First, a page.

Ocala National Forest USDA Forest Service, 17147 E. Hwy 40, Silver Springs, FL 34488 Phone: (352) 625-7470. “The Forest offers 383,573 acres of unique ecological sites, trails, natural springs. There are hundreds of camping sites throughout the forest offering everything from full-service campgrounds to more rustic sites. The National Forest also has designated trails for horseback riding. Hunting is permitted in designated areas where the enforcement of state regulations is strict. Recreation areas include Alexander Springs, Fore Lake Recreational Area, Juniper Springs, Lake Eaton Loop Trail, Lake Eaton Sink Hole, Mill Dam Recreation Area, Salt Springs and Salt Springs Trail. Specially marked walking/hiking trails are located throughout this wonderful resource. Lake Eaton Sinkhole and the Lake Eaton Loop are only two of the trails that allow the visitor to explore the area on easily traveled interpretive trails.”
Silver River State Park 7165 N. E. 7th Street, Ocala, FL 34470; Phone: (352) 236-1827. “This park has more than 14 distinct natural communities, dozens of springs, and miles of beautiful trails. The adjoining Silver Springs attraction houses the headwaters of the Silver River, which flows through the park into the Ocklawaha River. The park is home to a pioneer cracker village and the Silver River Museum and Environmental Education Center. The center is operated by the Marion County School District in cooperation with the park and is open to the public on weekends and holidays from 9:00 a.m. to 5:00. p.m. Admission to the Museum is .00 per person.Children 6 and under are free.”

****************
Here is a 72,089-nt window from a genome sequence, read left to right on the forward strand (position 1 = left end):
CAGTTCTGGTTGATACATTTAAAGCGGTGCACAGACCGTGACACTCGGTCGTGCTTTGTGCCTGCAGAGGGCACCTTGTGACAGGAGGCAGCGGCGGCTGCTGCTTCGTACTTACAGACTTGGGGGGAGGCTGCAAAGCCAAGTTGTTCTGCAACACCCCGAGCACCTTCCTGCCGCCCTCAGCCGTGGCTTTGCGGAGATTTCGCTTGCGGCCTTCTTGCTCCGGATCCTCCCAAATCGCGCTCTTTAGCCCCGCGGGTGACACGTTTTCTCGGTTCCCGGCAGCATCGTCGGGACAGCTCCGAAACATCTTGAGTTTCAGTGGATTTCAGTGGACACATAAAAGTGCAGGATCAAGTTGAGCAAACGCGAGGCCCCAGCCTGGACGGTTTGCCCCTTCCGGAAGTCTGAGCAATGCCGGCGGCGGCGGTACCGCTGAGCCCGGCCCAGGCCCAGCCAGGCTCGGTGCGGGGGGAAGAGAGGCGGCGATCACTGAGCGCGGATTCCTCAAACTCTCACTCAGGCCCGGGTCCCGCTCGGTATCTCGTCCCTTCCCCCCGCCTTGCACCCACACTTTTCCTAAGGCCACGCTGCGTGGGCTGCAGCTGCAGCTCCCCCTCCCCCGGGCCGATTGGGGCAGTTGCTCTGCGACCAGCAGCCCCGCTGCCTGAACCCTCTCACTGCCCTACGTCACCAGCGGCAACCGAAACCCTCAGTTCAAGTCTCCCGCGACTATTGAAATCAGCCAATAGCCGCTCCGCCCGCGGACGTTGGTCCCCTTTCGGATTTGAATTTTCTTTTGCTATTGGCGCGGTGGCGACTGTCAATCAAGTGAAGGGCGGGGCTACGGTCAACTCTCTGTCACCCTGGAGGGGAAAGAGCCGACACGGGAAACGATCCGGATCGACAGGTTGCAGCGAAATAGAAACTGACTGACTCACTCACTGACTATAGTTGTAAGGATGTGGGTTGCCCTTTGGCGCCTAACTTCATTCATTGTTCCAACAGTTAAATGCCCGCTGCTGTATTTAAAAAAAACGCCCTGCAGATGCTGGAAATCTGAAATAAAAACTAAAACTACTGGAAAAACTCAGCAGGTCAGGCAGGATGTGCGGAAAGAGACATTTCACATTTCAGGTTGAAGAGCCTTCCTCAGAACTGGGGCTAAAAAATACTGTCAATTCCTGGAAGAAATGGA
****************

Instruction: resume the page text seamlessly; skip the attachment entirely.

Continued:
Silver Springs P. O. Box 370, (5656 E. SR-40), Silver Springs, FL 34489; Phone: (800) 234-7458. “Silver Springs is a 350 acre nature theme park surrounds the headwaters of the beautiful Silver River, the largest artesian spring formation in the world. Located 90 miles north of Orlando, just east of Ocala, Florida. Here you can view the underground springs from our famous glass-bottom boats, where youll see fish, shellfish, turtles and alligators in water thats up to 80 feet deep and 99.8% pure. Walk the beautiful grounds and experience the natural habitats of Floridas largest alligators, endangered bears and panthers, Kritter Korral petting zoo, plus an entertaining variety of wildlife shows from Birds of Prey to snakes and reptiles. There are rides and exhibits for all ages in a natural setting of stunning beauty. “
University of Central Florida Arboretum 4000 Central Florida Blvd. Orlando, FL 32816-2368 Phone: (407) 823-2141. “The Arboretum of The University of Central Florida was founded in 1983. From the original 12-acre “quick view” garden with a mix of ornamental and native plants in the pond pine community adjacent the Stockard Conservatory Greenhouse, The Arboretum has grown to nearly 80 acres. North of the 9 acre man-made lake and the Engineering E-2 parking lot, trails take visitors through a 5-7 acre cypress dome and a picturesque 2-3 acre oak hammock. North of the oak hammock the trail crosses an open area with wild rosemary and sand pine, and oak scrub, returning to the cypress dome. An unmarked trail circles the cypress dome on the north, club mosses and carnivorous sundews lining the sides, before rejoining the main trail on the southwest side of the dome. Follow the broad white sand trail west through a ‘mature’ [last burned in the 1950’s] sand pine and wild rosemary community for a quick exit to the University Field House road, or return on Arboretum trails.”
Winter Park Kraft Azalea Gardens, Winter Park, Phone 407-599-3334: Located on Alabama Drive off Palmer Avenue. Thousands of azaleas, tropical shrubs and trees grow luxuriantly along the shores of Lake Maitland where cool breezes and breathtaking sunsets can be found. Azaleas bloom January through March.
Although the Orlando area is mostly known for its big-thrill attractions and theme parks, nature lovers will find plenty of parks, gardens and wilderness areas to enjoy. For more information about the Orlando area contact the Orlando Convention and Visitors Bureau.
This entire article including photos is located at http://www.travelandtransitions.com/stories_photos/orlando_florida_plantlife.htm